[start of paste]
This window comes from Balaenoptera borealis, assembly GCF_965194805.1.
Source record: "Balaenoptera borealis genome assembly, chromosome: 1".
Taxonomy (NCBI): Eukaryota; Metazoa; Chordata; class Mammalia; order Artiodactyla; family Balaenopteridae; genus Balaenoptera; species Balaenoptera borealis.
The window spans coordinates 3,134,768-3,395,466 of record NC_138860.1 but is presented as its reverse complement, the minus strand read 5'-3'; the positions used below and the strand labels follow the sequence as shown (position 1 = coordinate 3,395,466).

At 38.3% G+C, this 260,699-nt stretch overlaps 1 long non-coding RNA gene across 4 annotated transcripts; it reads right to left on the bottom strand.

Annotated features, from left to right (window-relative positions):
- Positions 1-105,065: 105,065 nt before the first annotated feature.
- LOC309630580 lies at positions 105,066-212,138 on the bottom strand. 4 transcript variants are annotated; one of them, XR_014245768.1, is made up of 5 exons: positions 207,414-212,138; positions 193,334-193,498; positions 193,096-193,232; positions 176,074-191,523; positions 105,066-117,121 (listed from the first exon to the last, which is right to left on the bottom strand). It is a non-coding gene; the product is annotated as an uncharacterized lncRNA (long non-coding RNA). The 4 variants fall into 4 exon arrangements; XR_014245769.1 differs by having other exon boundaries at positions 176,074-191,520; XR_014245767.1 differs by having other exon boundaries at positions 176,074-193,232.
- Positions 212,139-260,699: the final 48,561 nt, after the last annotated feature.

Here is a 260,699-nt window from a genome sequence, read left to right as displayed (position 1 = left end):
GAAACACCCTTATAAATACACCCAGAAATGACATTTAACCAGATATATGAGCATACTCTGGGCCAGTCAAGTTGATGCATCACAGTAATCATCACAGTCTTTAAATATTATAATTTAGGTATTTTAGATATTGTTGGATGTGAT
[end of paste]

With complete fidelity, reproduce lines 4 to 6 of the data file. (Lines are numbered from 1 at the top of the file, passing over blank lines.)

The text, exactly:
The window spans coordinates 3,134,768-3,395,466 of record NC_138860.1 but is presented as its reverse complement, the minus strand read 5'-3'; the positions used below and the strand labels follow the sequence as shown (position 1 = coordinate 3,395,466).

At 38.3% G+C, this 260,699-nt stretch overlaps 1 long non-coding RNA gene across 4 annotated transcripts; it reads right to left on the bottom strand.

Annotated features, from left to right (window-relative positions):